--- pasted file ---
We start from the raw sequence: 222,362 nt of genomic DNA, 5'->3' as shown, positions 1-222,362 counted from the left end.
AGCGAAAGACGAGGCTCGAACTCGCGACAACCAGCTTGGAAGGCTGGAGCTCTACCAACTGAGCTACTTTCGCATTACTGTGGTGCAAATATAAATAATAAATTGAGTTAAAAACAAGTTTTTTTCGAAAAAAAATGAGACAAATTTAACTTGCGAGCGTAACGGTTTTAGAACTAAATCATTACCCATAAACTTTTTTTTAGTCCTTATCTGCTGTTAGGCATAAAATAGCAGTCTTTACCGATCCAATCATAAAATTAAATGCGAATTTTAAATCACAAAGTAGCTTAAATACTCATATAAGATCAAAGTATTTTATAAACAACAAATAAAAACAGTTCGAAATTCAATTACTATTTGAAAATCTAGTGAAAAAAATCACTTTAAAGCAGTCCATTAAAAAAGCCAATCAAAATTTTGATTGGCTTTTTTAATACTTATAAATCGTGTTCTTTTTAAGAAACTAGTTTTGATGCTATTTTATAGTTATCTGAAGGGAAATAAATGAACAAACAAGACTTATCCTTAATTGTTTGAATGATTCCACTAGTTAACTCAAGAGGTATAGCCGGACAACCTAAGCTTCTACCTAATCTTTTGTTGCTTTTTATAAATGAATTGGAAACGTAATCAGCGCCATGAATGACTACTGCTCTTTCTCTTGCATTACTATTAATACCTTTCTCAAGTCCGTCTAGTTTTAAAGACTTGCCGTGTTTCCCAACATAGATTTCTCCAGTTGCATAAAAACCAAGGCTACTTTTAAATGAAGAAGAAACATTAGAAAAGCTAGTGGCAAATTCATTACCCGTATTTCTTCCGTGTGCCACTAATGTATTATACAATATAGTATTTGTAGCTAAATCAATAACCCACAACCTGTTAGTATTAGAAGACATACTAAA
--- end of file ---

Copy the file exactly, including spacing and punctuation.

We start from the raw sequence: 222,362 nt of genomic DNA, 5'->3' as shown, positions 1-222,362 counted from the left end.
AGCGAAAGACGAGGCTCGAACTCGCGACAACCAGCTTGGAAGGCTGGAGCTCTACCAACTGAGCTACTTTCGCATTACTGTGGTGCAAATATAAATAATAAATTGAGTTAAAAACAAGTTTTTTTCGAAAAAAAATGAGACAAATTTAACTTGCGAGCGTAACGGTTTTAGAACTAAATCATTACCCATAAACTTTTTTTTAGTCCTTATCTGCTGTTAGGCATAAAATAGCAGTCTTTACCGATCCAATCATAAAATTAAATGCGAATTTTAAATCACAAAGTAGCTTAAATACTCATATAAGATCAAAGTATTTTATAAACAACAAATAAAAACAGTTCGAAATTCAATTACTATTTGAAAATCTAGTGAAAAAAATCACTTTAAAGCAGTCCATTAAAAAAGCCAATCAAAATTTTGATTGGCTTTTTTAATACTTATAAATCGTGTTCTTTTTAAGAAACTAGTTTTGATGCTATTTTATAGTTATCTGAAGGGAAATAAATGAACAAACAAGACTTATCCTTAATTGTTTGAATGATTCCACTAGTTAACTCAAGAGGTATAGCCGGACAACCTAAGCTTCTACCTAATCTTTTGTTGCTTTTTATAAATGAATTGGAAACGTAATCAGCGCCATGAATGACTACTGCTCTTTCTCTTGCATTACTATTAATACCTTTCTCAAGTCCGTCTAGTTTTAAAGACTTGCCGTGTTTCCCAACATAGATTTCTCCAGTTGCATAAAAACCAAGGCTACTTTTAAATGAAGAAGAAACATTAGAAAAGCTAGTGGCAAATTCATTACCCGTATTTCTTCCGTGTGCCACTAATGTATTATACAATATAGTATTTGTAGCTAAATCAATAACCCACAACCTGTTAGTATTAGAAGACATACTAAA